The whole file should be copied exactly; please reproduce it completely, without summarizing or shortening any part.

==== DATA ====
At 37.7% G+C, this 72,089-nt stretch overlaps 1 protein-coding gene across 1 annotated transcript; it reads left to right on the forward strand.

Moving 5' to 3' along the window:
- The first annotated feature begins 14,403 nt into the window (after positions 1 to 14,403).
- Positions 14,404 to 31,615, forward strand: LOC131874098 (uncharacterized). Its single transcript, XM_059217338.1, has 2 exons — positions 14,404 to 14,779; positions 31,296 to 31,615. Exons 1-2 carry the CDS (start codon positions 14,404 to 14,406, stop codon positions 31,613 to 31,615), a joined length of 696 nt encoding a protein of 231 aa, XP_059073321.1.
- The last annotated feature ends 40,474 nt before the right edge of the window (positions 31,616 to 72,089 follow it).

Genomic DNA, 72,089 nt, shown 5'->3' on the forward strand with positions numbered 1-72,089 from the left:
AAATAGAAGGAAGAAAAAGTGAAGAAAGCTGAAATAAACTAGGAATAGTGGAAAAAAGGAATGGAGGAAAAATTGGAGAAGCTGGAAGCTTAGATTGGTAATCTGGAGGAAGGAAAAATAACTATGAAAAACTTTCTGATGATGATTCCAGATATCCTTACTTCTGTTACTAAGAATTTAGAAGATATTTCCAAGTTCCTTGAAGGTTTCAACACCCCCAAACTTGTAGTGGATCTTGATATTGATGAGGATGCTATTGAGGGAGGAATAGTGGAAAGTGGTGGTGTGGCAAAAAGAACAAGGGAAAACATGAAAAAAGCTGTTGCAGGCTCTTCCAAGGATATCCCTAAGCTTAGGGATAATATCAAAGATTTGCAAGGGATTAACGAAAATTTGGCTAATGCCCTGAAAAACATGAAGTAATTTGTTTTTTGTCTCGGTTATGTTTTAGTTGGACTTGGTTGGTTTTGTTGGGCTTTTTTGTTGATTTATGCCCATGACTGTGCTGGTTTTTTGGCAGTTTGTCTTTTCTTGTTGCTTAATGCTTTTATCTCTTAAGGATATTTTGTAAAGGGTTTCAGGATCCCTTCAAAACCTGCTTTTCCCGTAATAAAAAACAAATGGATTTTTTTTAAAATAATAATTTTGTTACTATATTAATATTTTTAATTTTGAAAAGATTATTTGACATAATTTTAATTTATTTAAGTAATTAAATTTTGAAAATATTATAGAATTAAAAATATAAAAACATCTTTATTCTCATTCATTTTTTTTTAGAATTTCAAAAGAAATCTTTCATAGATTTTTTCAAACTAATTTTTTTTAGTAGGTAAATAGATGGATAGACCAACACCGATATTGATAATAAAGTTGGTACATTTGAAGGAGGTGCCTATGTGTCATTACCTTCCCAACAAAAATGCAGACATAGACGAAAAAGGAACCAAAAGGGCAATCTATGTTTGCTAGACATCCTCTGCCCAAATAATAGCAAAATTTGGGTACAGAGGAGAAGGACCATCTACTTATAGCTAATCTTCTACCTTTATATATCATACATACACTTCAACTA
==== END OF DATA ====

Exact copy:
At 37.7% G+C, this 72,089-nt stretch overlaps 1 protein-coding gene across 1 annotated transcript; it reads left to right on the forward strand.

Moving 5' to 3' along the window:
- The first annotated feature begins 14,403 nt into the window (after positions 1 to 14,403).
- Positions 14,404 to 31,615, forward strand: LOC131874098 (uncharacterized). Its single transcript, XM_059217338.1, has 2 exons — positions 14,404 to 14,779; positions 31,296 to 31,615. Exons 1-2 carry the CDS (start codon positions 14,404 to 14,406, stop codon positions 31,613 to 31,615), a joined length of 696 nt encoding a protein of 231 aa, XP_059073321.1.
- The last annotated feature ends 40,474 nt before the right edge of the window (positions 31,616 to 72,089 follow it).

Genomic DNA, 72,089 nt, shown 5'->3' on the forward strand with positions numbered 1-72,089 from the left:
AAATAGAAGGAAGAAAAAGTGAAGAAAGCTGAAATAAACTAGGAATAGTGGAAAAAAGGAATGGAGGAAAAATTGGAGAAGCTGGAAGCTTAGATTGGTAATCTGGAGGAAGGAAAAATAACTATGAAAAACTTTCTGATGATGATTCCAGATATCCTTACTTCTGTTACTAAGAATTTAGAAGATATTTCCAAGTTCCTTGAAGGTTTCAACACCCCCAAACTTGTAGTGGATCTTGATATTGATGAGGATGCTATTGAGGGAGGAATAGTGGAAAGTGGTGGTGTGGCAAAAAGAACAAGGGAAAACATGAAAAAAGCTGTTGCAGGCTCTTCCAAGGATATCCCTAAGCTTAGGGATAATATCAAAGATTTGCAAGGGATTAACGAAAATTTGGCTAATGCCCTGAAAAACATGAAGTAATTTGTTTTTTGTCTCGGTTATGTTTTAGTTGGACTTGGTTGGTTTTGTTGGGCTTTTTTGTTGATTTATGCCCATGACTGTGCTGGTTTTTTGGCAGTTTGTCTTTTCTTGTTGCTTAATGCTTTTATCTCTTAAGGATATTTTGTAAAGGGTTTCAGGATCCCTTCAAAACCTGCTTTTCCCGTAATAAAAAACAAATGGATTTTTTTTAAAATAATAATTTTGTTACTATATTAATATTTTTAATTTTGAAAAGATTATTTGACATAATTTTAATTTATTTAAGTAATTAAATTTTGAAAATATTATAGAATTAAAAATATAAAAACATCTTTATTCTCATTCATTTTTTTTTAGAATTTCAAAAGAAATCTTTCATAGATTTTTTCAAACTAATTTTTTTTAGTAGGTAAATAGATGGATAGACCAACACCGATATTGATAATAAAGTTGGTACATTTGAAGGAGGTGCCTATGTGTCATTACCTTCCCAACAAAAATGCAGACATAGACGAAAAAGGAACCAAAAGGGCAATCTATGTTTGCTAGACATCCTCTGCCCAAATAATAGCAAAATTTGGGTACAGAGGAGAAGGACCATCTACTTATAGCTAATCTTCTACCTTTATATATCATACATACACTTCAACTA